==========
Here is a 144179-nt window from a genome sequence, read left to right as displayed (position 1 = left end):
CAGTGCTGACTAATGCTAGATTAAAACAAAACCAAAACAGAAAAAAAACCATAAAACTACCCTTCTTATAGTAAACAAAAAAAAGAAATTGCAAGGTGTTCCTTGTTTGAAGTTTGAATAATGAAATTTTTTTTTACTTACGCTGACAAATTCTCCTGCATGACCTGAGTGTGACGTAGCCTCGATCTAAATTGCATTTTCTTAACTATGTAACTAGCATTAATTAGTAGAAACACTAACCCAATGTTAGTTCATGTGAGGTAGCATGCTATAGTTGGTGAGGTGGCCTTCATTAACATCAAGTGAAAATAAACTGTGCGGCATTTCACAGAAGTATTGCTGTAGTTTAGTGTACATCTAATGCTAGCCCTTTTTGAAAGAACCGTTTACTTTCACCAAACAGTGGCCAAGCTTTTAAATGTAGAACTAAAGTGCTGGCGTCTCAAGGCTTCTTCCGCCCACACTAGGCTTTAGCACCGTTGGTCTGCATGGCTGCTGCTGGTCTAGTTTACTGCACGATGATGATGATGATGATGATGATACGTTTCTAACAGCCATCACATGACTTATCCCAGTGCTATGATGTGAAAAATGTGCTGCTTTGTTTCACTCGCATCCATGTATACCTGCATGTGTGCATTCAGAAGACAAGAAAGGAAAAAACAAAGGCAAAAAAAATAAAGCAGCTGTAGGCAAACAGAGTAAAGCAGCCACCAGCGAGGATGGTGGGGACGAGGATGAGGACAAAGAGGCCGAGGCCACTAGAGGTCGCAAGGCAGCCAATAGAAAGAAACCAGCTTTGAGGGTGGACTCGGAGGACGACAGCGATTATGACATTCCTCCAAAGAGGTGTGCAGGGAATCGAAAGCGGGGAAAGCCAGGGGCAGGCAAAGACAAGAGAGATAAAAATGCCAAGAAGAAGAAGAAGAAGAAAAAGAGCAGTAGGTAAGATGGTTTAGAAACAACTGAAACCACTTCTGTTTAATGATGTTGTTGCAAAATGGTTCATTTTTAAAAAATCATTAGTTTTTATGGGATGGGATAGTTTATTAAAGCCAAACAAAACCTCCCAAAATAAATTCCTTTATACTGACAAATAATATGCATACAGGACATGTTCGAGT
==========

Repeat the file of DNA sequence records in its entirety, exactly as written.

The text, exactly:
Here is a 144179-nt window from a genome sequence, read left to right as displayed (position 1 = left end):
CAGTGCTGACTAATGCTAGATTAAAACAAAACCAAAACAGAAAAAAAACCATAAAACTACCCTTCTTATAGTAAACAAAAAAAAGAAATTGCAAGGTGTTCCTTGTTTGAAGTTTGAATAATGAAATTTTTTTTTACTTACGCTGACAAATTCTCCTGCATGACCTGAGTGTGACGTAGCCTCGATCTAAATTGCATTTTCTTAACTATGTAACTAGCATTAATTAGTAGAAACACTAACCCAATGTTAGTTCATGTGAGGTAGCATGCTATAGTTGGTGAGGTGGCCTTCATTAACATCAAGTGAAAATAAACTGTGCGGCATTTCACAGAAGTATTGCTGTAGTTTAGTGTACATCTAATGCTAGCCCTTTTTGAAAGAACCGTTTACTTTCACCAAACAGTGGCCAAGCTTTTAAATGTAGAACTAAAGTGCTGGCGTCTCAAGGCTTCTTCCGCCCACACTAGGCTTTAGCACCGTTGGTCTGCATGGCTGCTGCTGGTCTAGTTTACTGCACGATGATGATGATGATGATGATGATACGTTTCTAACAGCCATCACATGACTTATCCCAGTGCTATGATGTGAAAAATGTGCTGCTTTGTTTCACTCGCATCCATGTATACCTGCATGTGTGCATTCAGAAGACAAGAAAGGAAAAAACAAAGGCAAAAAAAATAAAGCAGCTGTAGGCAAACAGAGTAAAGCAGCCACCAGCGAGGATGGTGGGGACGAGGATGAGGACAAAGAGGCCGAGGCCACTAGAGGTCGCAAGGCAGCCAATAGAAAGAAACCAGCTTTGAGGGTGGACTCGGAGGACGACAGCGATTATGACATTCCTCCAAAGAGGTGTGCAGGGAATCGAAAGCGGGGAAAGCCAGGGGCAGGCAAAGACAAGAGAGATAAAAATGCCAAGAAGAAGAAGAAGAAGAAAAAGAGCAGTAGGTAAGATGGTTTAGAAACAACTGAAACCACTTCTGTTTAATGATGTTGTTGCAAAATGGTTCATTTTTAAAAAATCATTAGTTTTTATGGGATGGGATAGTTTATTAAAGCCAAACAAAACCTCCCAAAATAAATTCCTTTATACTGACAAATAATATGCATACAGGACATGTTCGAGT